After a long winter, it seems that spring truly is around the corner. The sun is staying out later each day, the snow is melting, and the birds are starting to reappear. Throughout this beautiful time of year, consider making a point to explore nature with your child.
The Benefits of Nature for Children with ASD
It is a well-known fact that time spent outdoors benefits children in general in many ways. Alongside this, more and more research is being done today to show the benefits that time spent in nature has on children with Autism Spectrum Disorder.
Overall, the studies have been overwhelmingly positive. Spending time in nature has been proven to help with gross and fine motor skills, sensory integration, and social-emotional skills. What other activity, especially something that’s free and doesn't require much preparation, can benefit all three of these areas? Of course, outside time can have its challenges, just like any other type of activity. The benefits of spending time in nature far outweigh the negatives, though.
Some Outdoor Activities to do with your Child:
Simply getting outside is a wonderful way to benefit your child. Go for a walk or even just play in the yard. The important thing is that your child is breathing fresh air and taking in nature wherever they look. If you’re looking for specific things to do, there are plenty of outdoor activities that will benefit your child with ASD.
You’re likely well aware of the benefits of sensory play for children with ASD. These benefits can continue being reaped outside with a variety of activities, such as jumping in puddles after a rainstorm. Your child may be interested in gathering piles of bumpy pinecones, smooth stones, and crunchy leaves. Sticks are another fun object to collect, as they come in various lengths, textures, and weights. Another great outdoor sensory activity is using shovels to dig in and scoop dirt in or near the garden.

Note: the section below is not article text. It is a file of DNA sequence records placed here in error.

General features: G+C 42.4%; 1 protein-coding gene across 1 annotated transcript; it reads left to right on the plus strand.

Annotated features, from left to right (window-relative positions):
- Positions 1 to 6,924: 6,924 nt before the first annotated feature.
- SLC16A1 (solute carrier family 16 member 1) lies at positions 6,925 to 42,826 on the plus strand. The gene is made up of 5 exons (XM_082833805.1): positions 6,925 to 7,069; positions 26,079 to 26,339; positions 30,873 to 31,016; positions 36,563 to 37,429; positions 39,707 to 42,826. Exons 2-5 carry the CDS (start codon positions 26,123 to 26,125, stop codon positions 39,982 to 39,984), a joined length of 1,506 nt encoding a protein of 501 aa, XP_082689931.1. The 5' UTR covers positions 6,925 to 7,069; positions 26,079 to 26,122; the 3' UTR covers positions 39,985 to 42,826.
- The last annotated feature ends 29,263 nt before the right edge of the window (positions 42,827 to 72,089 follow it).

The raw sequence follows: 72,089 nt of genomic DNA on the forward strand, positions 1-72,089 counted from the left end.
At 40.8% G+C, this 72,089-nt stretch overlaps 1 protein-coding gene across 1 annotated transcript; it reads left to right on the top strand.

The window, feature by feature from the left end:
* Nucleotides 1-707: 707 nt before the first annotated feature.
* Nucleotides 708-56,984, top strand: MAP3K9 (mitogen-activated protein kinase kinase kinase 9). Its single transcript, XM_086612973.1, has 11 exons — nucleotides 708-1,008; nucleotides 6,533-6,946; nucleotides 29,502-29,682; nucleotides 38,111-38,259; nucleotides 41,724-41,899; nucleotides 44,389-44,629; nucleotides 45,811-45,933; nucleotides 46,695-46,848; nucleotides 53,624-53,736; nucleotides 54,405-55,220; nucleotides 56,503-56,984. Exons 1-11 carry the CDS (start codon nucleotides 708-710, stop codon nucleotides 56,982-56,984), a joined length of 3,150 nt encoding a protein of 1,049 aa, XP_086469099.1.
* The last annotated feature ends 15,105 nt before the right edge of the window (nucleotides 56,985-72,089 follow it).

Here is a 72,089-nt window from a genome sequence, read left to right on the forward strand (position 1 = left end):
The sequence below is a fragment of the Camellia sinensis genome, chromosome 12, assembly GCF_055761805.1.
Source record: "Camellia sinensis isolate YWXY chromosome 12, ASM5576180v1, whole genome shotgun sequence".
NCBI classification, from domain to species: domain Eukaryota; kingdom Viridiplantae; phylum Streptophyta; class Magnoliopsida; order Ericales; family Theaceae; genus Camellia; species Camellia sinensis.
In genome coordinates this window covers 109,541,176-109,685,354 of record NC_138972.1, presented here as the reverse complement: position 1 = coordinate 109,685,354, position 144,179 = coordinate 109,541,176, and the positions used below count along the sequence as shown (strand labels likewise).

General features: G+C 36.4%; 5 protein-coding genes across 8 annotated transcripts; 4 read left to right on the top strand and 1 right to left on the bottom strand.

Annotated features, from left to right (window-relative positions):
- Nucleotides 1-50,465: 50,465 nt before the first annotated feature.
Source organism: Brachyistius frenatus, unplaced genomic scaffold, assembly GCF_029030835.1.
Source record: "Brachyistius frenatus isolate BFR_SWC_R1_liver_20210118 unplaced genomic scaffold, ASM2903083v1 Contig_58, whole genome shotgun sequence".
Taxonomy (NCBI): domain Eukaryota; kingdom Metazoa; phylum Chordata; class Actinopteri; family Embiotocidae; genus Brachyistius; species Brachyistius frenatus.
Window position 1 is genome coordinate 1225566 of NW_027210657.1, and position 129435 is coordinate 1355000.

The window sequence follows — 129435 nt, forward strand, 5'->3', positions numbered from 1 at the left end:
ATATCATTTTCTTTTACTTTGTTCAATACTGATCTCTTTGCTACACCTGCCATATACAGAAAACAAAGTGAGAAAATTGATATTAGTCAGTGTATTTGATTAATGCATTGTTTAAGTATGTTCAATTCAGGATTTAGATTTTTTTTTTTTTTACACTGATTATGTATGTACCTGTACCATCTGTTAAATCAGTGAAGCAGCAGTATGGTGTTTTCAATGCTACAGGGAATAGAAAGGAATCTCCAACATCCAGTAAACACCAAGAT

If your child isn’t yet interested in actually feeling pieces of nature, go outside just to see it and for the chance to breathe in the fresh air. Go on a nature walk and point out familiar trees and flowers. Watch for birds, squirrels, or even bugs; whatever seems to pique the interest of your child. You can bring a pair of binoculars for bird watching or a magnifying glass for spotting insects. You may even walk to consider taking a walk to a nearby pond and watching the ducks swim by. If you don’t get to see any ducks, the calm movements in the water are great to take in as well.
Bring Nature Indoors
Try not to feel discouraged if your child does not want to play outside when the time comes. If they would be more comfortable with staying indoors, consider bringing nature inside. Let your child help care for house plants, and compare the green leaves to the ones you see opening up outside your living room window. Start seeds that can later be used in an outdoor vegetable garden. Hang a bird feeder near your home and wait to see what kinds of critters visit throughout the season.
Consider Bringing a Chew Outside
It’s important to keep in mind that nature is filled with items that you don’t necessarily want to go in your child’s mouth. If your child is an oral sensory seeker, consider bringing a chew outside with them so they have a safe alternative for their need to chew.
ChuBuddy has a chew for every chewer. Chew Pendants or Chew Holders may be the best options to use for outdoor time, since they are meant to stay with your child at all times, and their around-the-neck holders keep them from being set down in outdoor spaces that may be less than clean.
No matter how you choose to spend your outside time with your child this spring, keep the benefits of nature in mind and consider making it a priority. The fresh air, along with the new experiences, is nothing but beneficial for your child with ASD. Enjoying the beautiful weather throughout this spring season is just a bonus!